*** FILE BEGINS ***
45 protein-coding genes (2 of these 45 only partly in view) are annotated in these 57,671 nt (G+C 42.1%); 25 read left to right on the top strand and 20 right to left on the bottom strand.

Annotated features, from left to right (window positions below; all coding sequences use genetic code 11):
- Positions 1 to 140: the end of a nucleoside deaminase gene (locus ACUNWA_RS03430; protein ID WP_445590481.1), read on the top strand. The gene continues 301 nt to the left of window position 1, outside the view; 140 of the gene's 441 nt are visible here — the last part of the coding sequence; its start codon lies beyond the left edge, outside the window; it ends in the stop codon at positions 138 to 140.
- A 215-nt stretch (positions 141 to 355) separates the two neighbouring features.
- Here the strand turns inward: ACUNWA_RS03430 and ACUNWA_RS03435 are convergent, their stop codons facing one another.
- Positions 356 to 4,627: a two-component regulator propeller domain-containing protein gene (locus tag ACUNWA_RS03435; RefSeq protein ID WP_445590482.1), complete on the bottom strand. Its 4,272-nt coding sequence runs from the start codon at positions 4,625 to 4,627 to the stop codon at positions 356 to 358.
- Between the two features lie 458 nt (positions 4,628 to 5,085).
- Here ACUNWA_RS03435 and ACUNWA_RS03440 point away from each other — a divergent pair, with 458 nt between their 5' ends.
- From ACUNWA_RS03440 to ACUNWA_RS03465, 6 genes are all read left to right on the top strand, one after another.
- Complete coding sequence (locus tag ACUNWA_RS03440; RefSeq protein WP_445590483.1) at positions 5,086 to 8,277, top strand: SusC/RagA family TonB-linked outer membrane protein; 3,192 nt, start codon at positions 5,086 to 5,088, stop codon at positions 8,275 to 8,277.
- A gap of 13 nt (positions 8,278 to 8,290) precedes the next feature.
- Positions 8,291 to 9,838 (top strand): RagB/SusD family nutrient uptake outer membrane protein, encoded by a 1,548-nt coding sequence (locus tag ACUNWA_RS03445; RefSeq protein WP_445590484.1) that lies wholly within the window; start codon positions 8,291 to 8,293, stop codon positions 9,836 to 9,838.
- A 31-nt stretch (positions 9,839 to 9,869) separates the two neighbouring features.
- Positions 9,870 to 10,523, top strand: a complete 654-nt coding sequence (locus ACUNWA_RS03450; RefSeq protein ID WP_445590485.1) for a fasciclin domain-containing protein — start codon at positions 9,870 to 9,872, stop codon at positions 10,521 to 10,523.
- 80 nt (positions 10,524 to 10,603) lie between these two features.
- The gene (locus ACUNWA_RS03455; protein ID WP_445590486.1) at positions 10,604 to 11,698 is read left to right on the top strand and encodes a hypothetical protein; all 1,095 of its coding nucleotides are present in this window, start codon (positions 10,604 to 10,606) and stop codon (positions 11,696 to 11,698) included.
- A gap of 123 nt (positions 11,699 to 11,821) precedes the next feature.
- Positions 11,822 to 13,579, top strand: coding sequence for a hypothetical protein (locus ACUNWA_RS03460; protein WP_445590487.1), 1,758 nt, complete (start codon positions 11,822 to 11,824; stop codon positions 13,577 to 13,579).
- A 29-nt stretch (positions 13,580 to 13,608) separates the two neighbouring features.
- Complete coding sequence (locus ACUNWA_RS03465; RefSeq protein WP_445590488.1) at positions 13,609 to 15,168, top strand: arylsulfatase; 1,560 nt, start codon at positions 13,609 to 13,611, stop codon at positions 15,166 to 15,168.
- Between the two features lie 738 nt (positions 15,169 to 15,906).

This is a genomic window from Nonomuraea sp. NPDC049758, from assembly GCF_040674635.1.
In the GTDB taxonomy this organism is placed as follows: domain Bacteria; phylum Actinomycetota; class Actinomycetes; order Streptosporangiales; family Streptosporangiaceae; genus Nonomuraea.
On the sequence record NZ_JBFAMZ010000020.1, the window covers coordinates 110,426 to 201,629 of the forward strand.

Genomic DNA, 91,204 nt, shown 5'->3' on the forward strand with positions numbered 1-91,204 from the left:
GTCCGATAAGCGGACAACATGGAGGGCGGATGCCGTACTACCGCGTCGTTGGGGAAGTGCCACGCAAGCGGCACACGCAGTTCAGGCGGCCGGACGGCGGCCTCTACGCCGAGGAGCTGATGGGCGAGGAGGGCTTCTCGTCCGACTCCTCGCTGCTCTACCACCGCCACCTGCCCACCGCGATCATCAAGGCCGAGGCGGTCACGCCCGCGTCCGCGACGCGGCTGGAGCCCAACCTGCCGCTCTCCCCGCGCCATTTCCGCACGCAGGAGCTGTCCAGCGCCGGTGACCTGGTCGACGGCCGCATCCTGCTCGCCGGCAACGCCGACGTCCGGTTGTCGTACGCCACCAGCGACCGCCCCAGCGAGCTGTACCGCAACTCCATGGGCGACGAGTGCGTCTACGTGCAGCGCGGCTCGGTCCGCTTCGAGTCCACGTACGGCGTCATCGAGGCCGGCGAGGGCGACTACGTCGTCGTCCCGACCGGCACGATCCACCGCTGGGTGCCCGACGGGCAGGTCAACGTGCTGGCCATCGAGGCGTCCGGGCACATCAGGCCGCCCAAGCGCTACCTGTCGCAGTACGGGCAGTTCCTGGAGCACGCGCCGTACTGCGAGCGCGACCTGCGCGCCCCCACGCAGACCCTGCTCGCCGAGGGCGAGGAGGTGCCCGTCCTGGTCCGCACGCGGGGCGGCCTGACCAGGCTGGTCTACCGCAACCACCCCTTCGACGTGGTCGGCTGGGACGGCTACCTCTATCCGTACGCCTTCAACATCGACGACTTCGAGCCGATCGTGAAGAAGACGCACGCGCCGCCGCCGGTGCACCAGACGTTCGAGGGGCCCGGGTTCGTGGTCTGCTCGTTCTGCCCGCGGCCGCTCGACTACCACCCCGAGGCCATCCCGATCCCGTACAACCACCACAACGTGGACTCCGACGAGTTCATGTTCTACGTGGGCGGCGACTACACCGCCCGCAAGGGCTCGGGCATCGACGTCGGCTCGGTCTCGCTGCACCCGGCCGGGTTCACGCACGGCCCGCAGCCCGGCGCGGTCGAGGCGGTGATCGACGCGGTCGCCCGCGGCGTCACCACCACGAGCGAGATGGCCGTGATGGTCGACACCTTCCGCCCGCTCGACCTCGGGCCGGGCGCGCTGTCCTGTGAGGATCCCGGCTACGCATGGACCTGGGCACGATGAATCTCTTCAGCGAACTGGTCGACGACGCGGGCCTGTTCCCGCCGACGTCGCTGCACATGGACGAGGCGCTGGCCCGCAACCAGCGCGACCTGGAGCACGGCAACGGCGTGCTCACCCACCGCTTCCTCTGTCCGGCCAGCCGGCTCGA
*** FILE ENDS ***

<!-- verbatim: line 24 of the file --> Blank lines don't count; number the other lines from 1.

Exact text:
On the sequence record NZ_JBFAMZ010000020.1, the window covers coordinates 110,426 to 201,629 of the forward strand.